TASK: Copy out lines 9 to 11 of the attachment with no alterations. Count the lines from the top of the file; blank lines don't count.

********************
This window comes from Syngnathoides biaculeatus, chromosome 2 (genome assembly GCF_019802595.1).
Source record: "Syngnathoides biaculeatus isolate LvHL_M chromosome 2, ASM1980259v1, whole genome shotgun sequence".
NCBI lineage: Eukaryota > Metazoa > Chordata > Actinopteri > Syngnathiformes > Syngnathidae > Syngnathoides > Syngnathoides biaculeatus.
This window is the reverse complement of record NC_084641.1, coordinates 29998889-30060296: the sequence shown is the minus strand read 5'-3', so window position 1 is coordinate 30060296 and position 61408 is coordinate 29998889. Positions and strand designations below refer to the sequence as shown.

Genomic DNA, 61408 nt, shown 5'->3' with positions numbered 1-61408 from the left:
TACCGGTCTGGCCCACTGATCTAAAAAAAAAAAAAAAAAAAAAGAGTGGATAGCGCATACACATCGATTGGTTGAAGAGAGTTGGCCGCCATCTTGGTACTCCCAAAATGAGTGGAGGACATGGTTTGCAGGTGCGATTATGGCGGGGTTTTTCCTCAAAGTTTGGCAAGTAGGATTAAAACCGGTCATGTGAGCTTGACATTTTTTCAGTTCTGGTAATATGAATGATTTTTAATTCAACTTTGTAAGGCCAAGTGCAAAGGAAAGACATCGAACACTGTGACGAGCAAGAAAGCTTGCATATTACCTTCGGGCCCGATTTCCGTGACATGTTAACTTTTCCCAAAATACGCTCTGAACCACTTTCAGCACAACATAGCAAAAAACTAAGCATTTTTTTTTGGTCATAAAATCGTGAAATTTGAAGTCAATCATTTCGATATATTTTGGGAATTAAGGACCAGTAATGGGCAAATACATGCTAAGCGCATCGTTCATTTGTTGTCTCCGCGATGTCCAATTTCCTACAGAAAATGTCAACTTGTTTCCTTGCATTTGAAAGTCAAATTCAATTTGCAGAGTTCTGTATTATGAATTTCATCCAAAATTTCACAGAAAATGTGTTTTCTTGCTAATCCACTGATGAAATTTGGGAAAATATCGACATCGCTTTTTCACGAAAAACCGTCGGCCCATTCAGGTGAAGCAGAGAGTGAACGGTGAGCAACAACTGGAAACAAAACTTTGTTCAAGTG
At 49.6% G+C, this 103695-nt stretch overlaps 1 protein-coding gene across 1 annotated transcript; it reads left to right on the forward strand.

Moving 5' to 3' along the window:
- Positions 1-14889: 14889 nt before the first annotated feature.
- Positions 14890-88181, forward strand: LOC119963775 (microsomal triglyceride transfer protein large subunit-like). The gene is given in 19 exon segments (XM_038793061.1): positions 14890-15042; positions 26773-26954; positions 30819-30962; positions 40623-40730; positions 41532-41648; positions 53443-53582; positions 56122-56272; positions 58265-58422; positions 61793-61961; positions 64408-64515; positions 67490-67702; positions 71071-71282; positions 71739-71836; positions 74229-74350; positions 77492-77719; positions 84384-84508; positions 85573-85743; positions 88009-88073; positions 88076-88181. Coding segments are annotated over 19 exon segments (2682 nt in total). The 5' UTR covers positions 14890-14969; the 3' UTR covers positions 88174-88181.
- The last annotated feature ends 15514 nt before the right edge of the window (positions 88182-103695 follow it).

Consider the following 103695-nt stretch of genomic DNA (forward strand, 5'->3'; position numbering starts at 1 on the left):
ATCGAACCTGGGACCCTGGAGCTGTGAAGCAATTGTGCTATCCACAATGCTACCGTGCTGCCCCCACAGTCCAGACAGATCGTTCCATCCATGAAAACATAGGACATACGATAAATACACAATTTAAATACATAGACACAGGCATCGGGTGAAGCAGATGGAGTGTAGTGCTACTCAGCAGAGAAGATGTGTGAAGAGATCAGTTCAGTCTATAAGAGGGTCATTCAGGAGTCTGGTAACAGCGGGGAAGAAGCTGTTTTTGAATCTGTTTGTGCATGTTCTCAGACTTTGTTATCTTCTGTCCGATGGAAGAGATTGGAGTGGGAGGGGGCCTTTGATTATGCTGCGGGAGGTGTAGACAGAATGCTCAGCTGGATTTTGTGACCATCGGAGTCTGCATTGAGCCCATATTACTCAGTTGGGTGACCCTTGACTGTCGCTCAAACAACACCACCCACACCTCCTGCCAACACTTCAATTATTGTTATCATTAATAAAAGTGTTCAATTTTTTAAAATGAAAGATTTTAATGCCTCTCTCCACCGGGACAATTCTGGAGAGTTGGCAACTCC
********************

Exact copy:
- Positions 1-14889: 14889 nt before the first annotated feature.
- Positions 14890-88181, forward strand: LOC119963775 (microsomal triglyceride transfer protein large subunit-like). The gene is given in 19 exon segments (XM_038793061.1): positions 14890-15042; positions 26773-26954; positions 30819-30962; positions 40623-40730; positions 41532-41648; positions 53443-53582; positions 56122-56272; positions 58265-58422; positions 61793-61961; positions 64408-64515; positions 67490-67702; positions 71071-71282; positions 71739-71836; positions 74229-74350; positions 77492-77719; positions 84384-84508; positions 85573-85743; positions 88009-88073; positions 88076-88181. Coding segments are annotated over 19 exon segments (2682 nt in total). The 5' UTR covers positions 14890-14969; the 3' UTR covers positions 88174-88181.
- The last annotated feature ends 15514 nt before the right edge of the window (positions 88182-103695 follow it).